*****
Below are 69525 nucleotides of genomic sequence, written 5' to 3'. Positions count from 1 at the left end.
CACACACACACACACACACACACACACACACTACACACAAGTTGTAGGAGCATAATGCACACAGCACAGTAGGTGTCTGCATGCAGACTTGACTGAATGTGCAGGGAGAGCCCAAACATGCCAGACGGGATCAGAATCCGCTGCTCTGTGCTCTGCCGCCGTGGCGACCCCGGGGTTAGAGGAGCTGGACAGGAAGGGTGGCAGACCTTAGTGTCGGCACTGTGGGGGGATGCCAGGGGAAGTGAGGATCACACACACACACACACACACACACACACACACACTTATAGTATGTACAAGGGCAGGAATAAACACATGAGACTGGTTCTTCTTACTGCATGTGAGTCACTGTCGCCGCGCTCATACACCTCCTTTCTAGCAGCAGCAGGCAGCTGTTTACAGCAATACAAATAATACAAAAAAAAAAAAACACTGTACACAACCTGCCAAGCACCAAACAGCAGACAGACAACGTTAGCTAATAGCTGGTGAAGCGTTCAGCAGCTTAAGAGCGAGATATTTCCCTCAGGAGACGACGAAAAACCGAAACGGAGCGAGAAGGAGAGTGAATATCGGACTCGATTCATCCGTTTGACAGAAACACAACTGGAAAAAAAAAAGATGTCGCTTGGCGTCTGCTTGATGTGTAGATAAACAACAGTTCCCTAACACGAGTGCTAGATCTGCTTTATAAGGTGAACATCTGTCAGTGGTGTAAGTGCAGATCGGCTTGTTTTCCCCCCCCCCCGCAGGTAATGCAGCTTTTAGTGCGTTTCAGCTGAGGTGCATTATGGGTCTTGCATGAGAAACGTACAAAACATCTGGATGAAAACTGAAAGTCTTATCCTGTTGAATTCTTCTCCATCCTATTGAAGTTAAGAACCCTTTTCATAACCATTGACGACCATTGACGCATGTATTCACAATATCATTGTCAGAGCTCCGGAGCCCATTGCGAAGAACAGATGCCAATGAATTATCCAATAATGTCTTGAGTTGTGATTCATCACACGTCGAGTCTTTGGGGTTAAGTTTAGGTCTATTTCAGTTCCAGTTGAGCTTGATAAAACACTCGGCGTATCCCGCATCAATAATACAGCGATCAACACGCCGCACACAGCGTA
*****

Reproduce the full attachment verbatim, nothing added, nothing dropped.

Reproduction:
Below are 69525 nucleotides of genomic sequence, written 5' to 3'. Positions count from 1 at the left end.
CACACACACACACACACACACACACACACACTACACACAAGTTGTAGGAGCATAATGCACACAGCACAGTAGGTGTCTGCATGCAGACTTGACTGAATGTGCAGGGAGAGCCCAAACATGCCAGACGGGATCAGAATCCGCTGCTCTGTGCTCTGCCGCCGTGGCGACCCCGGGGTTAGAGGAGCTGGACAGGAAGGGTGGCAGACCTTAGTGTCGGCACTGTGGGGGGATGCCAGGGGAAGTGAGGATCACACACACACACACACACACACACACACACACACTTATAGTATGTACAAGGGCAGGAATAAACACATGAGACTGGTTCTTCTTACTGCATGTGAGTCACTGTCGCCGCGCTCATACACCTCCTTTCTAGCAGCAGCAGGCAGCTGTTTACAGCAATACAAATAATACAAAAAAAAAAAAACACTGTACACAACCTGCCAAGCACCAAACAGCAGACAGACAACGTTAGCTAATAGCTGGTGAAGCGTTCAGCAGCTTAAGAGCGAGATATTTCCCTCAGGAGACGACGAAAAACCGAAACGGAGCGAGAAGGAGAGTGAATATCGGACTCGATTCATCCGTTTGACAGAAACACAACTGGAAAAAAAAAAGATGTCGCTTGGCGTCTGCTTGATGTGTAGATAAACAACAGTTCCCTAACACGAGTGCTAGATCTGCTTTATAAGGTGAACATCTGTCAGTGGTGTAAGTGCAGATCGGCTTGTTTTCCCCCCCCCCCGCAGGTAATGCAGCTTTTAGTGCGTTTCAGCTGAGGTGCATTATGGGTCTTGCATGAGAAACGTACAAAACATCTGGATGAAAACTGAAAGTCTTATCCTGTTGAATTCTTCTCCATCCTATTGAAGTTAAGAACCCTTTTCATAACCATTGACGACCATTGACGCATGTATTCACAATATCATTGTCAGAGCTCCGGAGCCCATTGCGAAGAACAGATGCCAATGAATTATCCAATAATGTCTTGAGTTGTGATTCATCACACGTCGAGTCTTTGGGGTTAAGTTTAGGTCTATTTCAGTTCCAGTTGAGCTTGATAAAACACTCGGCGTATCCCGCATCAATAATACAGCGATCAACACGCCGCACACAGCGTA